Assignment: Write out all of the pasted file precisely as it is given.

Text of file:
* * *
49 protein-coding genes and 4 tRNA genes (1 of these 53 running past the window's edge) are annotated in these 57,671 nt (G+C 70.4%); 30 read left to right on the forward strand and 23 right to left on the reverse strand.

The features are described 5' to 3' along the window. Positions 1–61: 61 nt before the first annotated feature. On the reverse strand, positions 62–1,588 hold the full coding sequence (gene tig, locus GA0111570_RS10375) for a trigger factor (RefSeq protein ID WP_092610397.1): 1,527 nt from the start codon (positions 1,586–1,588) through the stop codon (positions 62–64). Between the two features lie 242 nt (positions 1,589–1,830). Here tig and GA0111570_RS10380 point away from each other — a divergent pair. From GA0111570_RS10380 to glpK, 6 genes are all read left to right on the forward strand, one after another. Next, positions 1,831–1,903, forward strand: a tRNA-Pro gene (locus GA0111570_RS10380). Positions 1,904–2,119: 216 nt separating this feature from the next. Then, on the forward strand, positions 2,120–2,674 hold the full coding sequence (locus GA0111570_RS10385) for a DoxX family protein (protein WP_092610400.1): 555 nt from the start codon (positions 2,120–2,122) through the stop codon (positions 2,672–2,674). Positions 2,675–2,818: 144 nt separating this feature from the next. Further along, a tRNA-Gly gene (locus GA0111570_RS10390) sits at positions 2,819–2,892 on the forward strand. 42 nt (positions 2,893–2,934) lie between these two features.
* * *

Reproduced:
49 protein-coding genes and 4 tRNA genes (1 of these 53 running past the window's edge) are annotated in these 57,671 nt (G+C 70.4%); 30 read left to right on the forward strand and 23 right to left on the reverse strand.

The features are described 5' to 3' along the window. Positions 1–61: 61 nt before the first annotated feature. On the reverse strand, positions 62–1,588 hold the full coding sequence (gene tig, locus GA0111570_RS10375) for a trigger factor (RefSeq protein ID WP_092610397.1): 1,527 nt from the start codon (positions 1,586–1,588) through the stop codon (positions 62–64). Between the two features lie 242 nt (positions 1,589–1,830). Here tig and GA0111570_RS10380 point away from each other — a divergent pair. From GA0111570_RS10380 to glpK, 6 genes are all read left to right on the forward strand, one after another. Next, positions 1,831–1,903, forward strand: a tRNA-Pro gene (locus GA0111570_RS10380). Positions 1,904–2,119: 216 nt separating this feature from the next. Then, on the forward strand, positions 2,120–2,674 hold the full coding sequence (locus GA0111570_RS10385) for a DoxX family protein (protein WP_092610400.1): 555 nt from the start codon (positions 2,120–2,122) through the stop codon (positions 2,672–2,674). Positions 2,675–2,818: 144 nt separating this feature from the next. Further along, a tRNA-Gly gene (locus GA0111570_RS10390) sits at positions 2,819–2,892 on the forward strand. 42 nt (positions 2,893–2,934) lie between these two features.